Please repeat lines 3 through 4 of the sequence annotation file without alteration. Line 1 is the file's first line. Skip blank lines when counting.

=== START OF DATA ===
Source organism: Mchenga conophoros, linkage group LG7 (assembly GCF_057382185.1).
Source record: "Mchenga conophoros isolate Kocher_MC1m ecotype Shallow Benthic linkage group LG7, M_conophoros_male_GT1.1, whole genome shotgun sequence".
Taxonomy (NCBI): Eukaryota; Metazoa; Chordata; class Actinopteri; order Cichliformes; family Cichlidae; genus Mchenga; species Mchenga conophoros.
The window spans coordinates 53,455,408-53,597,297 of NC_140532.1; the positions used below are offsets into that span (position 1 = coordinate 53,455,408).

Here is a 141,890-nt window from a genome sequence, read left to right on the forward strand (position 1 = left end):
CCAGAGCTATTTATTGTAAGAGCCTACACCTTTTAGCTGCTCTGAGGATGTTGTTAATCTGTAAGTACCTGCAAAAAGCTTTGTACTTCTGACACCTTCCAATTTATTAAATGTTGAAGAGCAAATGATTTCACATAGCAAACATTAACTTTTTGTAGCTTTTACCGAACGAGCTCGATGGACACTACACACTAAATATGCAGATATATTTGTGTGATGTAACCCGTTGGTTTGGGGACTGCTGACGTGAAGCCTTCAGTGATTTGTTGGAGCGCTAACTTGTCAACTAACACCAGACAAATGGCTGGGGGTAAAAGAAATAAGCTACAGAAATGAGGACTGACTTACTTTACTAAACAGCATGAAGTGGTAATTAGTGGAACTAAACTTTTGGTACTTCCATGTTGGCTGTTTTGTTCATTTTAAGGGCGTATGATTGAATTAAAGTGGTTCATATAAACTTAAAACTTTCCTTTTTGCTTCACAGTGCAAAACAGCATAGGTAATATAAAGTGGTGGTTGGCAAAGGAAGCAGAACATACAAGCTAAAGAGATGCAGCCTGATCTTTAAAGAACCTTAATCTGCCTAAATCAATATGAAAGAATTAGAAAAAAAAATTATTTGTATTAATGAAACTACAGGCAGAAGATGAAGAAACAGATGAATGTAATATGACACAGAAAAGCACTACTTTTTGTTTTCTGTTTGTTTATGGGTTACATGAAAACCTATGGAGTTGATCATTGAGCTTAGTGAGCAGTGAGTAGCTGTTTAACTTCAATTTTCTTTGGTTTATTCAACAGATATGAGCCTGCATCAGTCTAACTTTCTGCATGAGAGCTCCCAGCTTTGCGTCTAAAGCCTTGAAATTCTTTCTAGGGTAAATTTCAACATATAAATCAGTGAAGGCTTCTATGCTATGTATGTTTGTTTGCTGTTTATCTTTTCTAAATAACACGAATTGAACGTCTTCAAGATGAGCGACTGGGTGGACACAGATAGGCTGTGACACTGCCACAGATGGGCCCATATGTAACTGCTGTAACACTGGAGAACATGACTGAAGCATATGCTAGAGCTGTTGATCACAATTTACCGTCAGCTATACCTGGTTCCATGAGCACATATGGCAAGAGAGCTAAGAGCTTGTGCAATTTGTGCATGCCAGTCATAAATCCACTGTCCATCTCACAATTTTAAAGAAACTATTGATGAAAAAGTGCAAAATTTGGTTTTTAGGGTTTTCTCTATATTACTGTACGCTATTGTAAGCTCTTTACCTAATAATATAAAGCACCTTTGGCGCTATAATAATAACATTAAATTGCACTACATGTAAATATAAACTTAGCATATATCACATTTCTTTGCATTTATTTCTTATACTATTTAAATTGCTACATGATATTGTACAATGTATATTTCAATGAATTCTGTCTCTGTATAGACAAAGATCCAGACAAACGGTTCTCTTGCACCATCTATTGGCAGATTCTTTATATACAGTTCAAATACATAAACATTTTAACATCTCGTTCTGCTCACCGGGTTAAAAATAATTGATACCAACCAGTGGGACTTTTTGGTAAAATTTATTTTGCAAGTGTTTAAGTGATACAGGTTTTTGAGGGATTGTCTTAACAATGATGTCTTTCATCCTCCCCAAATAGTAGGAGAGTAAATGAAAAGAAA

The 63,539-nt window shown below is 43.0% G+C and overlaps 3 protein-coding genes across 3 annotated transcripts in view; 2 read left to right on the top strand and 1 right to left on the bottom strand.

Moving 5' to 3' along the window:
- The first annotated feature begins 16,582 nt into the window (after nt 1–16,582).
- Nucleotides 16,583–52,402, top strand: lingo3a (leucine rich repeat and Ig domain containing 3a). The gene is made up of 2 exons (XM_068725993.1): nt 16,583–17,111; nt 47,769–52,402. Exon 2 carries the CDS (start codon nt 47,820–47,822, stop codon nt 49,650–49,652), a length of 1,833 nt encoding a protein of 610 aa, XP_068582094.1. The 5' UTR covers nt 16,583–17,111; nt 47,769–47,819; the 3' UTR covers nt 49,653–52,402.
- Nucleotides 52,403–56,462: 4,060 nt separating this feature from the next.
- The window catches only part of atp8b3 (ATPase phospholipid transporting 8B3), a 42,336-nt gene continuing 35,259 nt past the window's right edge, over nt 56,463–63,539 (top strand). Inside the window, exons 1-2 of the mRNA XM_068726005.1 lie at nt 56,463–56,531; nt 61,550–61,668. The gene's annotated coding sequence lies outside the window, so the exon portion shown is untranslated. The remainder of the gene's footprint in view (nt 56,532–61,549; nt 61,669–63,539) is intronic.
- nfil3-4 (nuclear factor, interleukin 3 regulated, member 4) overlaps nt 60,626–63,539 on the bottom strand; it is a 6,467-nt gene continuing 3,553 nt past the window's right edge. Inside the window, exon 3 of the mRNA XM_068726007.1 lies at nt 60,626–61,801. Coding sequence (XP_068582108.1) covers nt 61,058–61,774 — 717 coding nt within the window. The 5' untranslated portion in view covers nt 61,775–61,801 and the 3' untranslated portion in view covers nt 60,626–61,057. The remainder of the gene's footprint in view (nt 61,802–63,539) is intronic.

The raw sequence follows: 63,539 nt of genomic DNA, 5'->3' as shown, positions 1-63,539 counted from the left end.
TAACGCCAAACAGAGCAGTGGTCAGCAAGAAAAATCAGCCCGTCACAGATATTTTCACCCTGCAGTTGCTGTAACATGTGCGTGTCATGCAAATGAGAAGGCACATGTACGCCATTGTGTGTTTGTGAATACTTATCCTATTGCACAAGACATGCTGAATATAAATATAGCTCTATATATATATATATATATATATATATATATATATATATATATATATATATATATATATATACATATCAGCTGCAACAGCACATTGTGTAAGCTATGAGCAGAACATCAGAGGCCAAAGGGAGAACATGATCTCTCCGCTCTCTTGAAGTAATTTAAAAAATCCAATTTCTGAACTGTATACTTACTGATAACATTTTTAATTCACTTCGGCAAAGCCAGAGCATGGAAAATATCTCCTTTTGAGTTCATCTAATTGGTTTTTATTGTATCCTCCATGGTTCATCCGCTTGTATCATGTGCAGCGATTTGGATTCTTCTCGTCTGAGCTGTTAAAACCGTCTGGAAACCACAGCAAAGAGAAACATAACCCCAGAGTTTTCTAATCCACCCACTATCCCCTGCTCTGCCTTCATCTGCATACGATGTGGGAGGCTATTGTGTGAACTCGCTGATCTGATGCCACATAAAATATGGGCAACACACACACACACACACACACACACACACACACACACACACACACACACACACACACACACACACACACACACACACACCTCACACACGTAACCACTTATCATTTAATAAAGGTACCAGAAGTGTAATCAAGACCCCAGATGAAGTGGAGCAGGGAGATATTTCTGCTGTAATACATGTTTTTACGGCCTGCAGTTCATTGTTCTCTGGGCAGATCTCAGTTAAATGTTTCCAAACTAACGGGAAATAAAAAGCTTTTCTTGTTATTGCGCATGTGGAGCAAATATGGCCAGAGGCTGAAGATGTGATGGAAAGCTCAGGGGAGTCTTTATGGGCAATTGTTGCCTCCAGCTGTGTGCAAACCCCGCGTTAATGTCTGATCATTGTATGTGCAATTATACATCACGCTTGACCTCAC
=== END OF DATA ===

Taxonomy (NCBI): Eukaryota; Metazoa; Chordata; class Actinopteri; order Cichliformes; family Cichlidae; genus Mchenga; species Mchenga conophoros.
The window spans coordinates 53,455,408-53,597,297 of NC_140532.1; the positions used below are offsets into that span (position 1 = coordinate 53,455,408).